The main body of an email, which had two photos attached: the photos have since been stitched into one single image. — Ed.
from Eilidh Kinnaird moc.liamg|002driannik.hdilie#moc.liamg|002driannik.hdilie
date Wed, Aug 31, 2011 at 8:59 PM
subject Lead about the Guides
Important mainly because of the people in the conversation.
I’m sorry to hear about Dominic Shaw – I understand you were very close: I know it’s frustrating and difficult having to fabricate events just so that the police don’t end up deciding that you’re a suspect. You said you think the Guides are involved somehow, and while I had told you everything I knew about them when we last met, one of my contacts recently clued me in to something interesting in Glasgow’s history; I offer it to you now as a gesture of goodwill and as a new lead to explore. When my mum passed away, my dad buried himself in his work, and it seemed to help him: I hope it helps you, too.
There are two pictures attached which gives the full text of the story, but, to sum it up – in the early 1900s, a man known as an “Onion Johnny” (people who made a living out of selling onions on a door-to-door basis) delivered onions to a restaurant in the east end of Glasgow; one day, when the restaurant’s cook cut into one of the onions, she found a ring inside, engraved with the word “ZEBA”. When the Onion Johnny returned the next week, she showed him it – he screamed, grabbed the ring, threw it down a drain and hurriedly left the city, weeping. The man was never seen again.
This story is obscure and rather dull – until you look at it in the wider context of the city and its associated cabals. “ZEBA” – which supposedly means “Manslayer” – is the name of a Midianite King, the Midianites being a tribe of people from Biblical times who worshipped “false gods”, such as Baal-Beirith and Asherah. Zeba was slain by a man sent by God on a holy mission to avenge his people and bring an end to the worship of idols. Now, I know who it is you think I mean, and I’m afraid it’s not Moses – the answer is far more interesting.
His name was Gideon.
According to Judges 8:24, after completing his mission, Gideon took a number of relics and jewelry from the Israelites and their foes, melted them down, and had an “Ephod” made out of them. The Ephod (sometimes associated with a “Teraphim”) was an object that, alongside the “Urim and Thummim”, was commonly used in some kind of divination practise that modern scholars still haven’t managed to identify – I’m guessing they’re rings, like the ZEBA ring in the story. In an amusing twist, it turns out that the Ephod Gideon created led his tribe back into idol worship after he died. God forever sends prophets to abolish idolatry, only to have them facilitate idolatry all over again.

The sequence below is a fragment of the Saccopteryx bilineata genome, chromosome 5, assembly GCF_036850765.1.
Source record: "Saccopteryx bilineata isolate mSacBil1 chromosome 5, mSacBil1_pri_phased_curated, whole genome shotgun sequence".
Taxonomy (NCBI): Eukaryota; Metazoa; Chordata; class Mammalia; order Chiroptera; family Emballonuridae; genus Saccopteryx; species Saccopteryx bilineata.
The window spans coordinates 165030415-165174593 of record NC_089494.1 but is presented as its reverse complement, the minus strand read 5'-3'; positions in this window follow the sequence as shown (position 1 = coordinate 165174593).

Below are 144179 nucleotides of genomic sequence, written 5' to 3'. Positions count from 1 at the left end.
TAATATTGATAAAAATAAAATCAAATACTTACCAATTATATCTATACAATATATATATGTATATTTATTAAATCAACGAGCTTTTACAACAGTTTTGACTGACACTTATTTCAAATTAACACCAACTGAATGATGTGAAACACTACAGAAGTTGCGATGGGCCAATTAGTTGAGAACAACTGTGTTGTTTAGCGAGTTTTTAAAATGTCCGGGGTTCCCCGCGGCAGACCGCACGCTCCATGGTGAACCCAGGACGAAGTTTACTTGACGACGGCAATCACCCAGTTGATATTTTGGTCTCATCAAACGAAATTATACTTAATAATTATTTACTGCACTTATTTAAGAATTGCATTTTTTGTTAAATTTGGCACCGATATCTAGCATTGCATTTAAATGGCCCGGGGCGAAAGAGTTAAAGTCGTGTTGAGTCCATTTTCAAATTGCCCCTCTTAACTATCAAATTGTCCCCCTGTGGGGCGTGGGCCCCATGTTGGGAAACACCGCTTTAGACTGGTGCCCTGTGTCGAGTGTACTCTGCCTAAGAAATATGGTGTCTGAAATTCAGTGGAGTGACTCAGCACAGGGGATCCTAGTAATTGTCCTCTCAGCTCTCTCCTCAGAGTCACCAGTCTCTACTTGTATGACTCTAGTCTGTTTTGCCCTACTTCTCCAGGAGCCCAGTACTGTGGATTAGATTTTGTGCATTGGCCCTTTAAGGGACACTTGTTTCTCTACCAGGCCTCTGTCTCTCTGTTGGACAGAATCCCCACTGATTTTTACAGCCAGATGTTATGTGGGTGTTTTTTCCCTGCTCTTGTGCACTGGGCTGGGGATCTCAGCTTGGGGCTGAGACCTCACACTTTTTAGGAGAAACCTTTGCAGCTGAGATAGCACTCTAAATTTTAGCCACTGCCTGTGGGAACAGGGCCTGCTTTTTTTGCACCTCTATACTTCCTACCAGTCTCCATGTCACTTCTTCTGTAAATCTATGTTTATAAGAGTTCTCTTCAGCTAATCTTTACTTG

My purpose in telling you this is that if anyone knew where the ZEBA ring is now – or the Ephod, Urim and Thummim associated with it -it would be one of those unhinged Key collectors that show up at Relics on the solstice/equinox. Strike up a conversation with one of them and maybe you’ll find it – or maybe they’ll throw you in the White Room. It’s dangerous, but danger surrounds the Keys like an aura to keep people away from them – even people who don’t know the danger for what it is, like Dominic Shaw.
And please, for the love of the dear green place, stop framing the Keys as mere stories. You’ve dug yourself into a hole by telling people the shadows at the Borstal and Duke Street were fictional, and now Dominic is dead, the police are investigating your “unusual microfiction”, and people think you forged Dominic’s note. It took blood, sweat, tears – and a good bit more blood – to find out what little we know of the Keys, and a lot of people are angry that you’re belittling the danger they’ve put themselves in by documenting them with half-truths. You need to start either writing fiction or reporting fact – not half of one and the other – or else the hole you’ve dug yourself into will be your grave. Consider that a threat if it will spur you to action sooner.